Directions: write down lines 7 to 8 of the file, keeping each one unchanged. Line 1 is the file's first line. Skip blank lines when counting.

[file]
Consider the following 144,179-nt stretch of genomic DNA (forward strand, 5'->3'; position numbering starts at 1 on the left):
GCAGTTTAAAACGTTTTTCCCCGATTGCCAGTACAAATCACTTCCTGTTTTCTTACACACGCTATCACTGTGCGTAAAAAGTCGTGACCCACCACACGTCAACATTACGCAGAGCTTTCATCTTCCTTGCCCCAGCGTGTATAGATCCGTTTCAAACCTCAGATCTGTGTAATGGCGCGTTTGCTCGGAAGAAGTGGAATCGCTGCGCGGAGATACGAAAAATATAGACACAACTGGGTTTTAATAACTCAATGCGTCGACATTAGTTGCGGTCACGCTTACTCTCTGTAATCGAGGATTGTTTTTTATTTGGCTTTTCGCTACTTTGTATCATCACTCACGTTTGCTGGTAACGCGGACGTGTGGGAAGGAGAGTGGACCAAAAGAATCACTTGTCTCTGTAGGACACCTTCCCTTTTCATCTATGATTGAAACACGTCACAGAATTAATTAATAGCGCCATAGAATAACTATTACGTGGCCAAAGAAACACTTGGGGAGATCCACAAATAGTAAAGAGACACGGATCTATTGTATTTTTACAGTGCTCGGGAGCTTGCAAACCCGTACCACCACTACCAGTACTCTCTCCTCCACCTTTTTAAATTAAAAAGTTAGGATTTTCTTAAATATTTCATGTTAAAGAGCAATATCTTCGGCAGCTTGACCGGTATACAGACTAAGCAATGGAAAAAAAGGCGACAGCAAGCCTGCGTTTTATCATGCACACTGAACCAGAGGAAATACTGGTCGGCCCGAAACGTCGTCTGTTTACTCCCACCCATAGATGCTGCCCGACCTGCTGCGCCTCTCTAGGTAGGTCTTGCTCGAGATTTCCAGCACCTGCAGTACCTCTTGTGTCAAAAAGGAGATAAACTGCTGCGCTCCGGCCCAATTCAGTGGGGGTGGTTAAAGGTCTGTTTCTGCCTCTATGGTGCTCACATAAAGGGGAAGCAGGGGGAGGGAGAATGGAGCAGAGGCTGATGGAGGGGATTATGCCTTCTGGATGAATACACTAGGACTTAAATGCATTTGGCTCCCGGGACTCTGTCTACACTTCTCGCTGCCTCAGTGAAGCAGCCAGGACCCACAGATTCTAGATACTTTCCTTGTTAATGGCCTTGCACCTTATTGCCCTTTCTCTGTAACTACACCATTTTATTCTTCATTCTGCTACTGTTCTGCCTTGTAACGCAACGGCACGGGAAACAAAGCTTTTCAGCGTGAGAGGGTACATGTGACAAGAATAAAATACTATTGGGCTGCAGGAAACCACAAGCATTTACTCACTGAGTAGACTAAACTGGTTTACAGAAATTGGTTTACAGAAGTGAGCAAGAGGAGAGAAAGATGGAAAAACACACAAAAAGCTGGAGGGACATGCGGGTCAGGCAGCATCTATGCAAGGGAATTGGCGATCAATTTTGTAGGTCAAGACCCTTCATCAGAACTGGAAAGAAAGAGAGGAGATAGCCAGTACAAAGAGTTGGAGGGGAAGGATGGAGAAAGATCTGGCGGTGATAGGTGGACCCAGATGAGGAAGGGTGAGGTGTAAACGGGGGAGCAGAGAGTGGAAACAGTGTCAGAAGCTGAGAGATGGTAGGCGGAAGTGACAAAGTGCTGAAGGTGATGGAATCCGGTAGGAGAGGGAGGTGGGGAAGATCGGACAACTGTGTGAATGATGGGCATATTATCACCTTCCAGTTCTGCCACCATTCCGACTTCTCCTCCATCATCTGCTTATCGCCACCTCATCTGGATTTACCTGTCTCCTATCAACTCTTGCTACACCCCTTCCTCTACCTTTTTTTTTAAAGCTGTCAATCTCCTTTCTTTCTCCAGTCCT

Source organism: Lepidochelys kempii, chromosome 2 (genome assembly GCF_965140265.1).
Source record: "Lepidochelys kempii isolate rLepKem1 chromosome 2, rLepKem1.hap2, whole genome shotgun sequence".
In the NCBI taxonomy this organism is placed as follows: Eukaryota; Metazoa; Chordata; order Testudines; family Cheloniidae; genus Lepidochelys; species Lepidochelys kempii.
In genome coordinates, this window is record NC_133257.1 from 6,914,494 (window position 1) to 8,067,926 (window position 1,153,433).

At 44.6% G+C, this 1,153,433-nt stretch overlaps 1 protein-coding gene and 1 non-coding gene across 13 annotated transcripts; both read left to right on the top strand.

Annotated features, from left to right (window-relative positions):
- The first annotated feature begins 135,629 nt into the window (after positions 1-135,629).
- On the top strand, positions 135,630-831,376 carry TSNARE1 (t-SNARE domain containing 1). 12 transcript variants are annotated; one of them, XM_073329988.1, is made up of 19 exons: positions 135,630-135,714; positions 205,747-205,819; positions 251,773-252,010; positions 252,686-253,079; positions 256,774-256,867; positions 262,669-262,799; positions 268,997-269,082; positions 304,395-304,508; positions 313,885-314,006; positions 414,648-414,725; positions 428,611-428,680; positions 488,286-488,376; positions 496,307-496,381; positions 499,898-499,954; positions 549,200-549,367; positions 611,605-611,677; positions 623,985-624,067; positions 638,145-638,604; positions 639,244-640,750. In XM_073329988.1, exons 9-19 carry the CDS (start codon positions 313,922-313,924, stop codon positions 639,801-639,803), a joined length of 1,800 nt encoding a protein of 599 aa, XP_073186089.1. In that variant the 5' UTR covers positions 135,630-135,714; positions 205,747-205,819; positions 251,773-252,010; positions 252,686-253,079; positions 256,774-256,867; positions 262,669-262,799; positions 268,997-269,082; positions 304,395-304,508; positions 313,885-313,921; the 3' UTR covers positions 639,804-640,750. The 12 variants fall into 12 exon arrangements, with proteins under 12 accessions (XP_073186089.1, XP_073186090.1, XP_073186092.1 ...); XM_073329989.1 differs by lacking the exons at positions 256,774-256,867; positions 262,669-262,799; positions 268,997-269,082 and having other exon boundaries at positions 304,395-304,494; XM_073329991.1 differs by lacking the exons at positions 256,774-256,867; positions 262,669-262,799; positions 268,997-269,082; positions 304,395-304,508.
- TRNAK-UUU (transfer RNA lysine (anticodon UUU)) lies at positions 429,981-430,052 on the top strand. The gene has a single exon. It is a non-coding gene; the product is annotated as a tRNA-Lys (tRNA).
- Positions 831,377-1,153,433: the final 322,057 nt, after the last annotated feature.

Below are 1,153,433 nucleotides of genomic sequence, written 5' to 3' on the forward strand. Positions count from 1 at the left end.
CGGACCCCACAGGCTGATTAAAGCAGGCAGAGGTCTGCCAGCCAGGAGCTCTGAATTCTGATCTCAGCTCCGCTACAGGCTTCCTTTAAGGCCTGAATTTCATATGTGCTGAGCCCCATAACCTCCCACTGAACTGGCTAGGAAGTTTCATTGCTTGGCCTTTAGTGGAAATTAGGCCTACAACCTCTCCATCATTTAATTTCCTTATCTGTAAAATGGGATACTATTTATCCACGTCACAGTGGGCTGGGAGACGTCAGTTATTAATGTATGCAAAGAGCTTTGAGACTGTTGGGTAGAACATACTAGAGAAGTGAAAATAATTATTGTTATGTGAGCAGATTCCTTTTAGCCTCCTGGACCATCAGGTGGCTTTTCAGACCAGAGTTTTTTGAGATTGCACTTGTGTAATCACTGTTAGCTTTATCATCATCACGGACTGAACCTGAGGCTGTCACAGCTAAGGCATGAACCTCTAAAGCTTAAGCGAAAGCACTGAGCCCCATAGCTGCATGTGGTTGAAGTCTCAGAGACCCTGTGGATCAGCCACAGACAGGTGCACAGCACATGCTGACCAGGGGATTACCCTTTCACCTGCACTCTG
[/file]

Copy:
At 44.6% G+C, this 1,153,433-nt stretch overlaps 1 protein-coding gene and 1 non-coding gene across 13 annotated transcripts; both read left to right on the top strand.

Annotated features, from left to right (window-relative positions):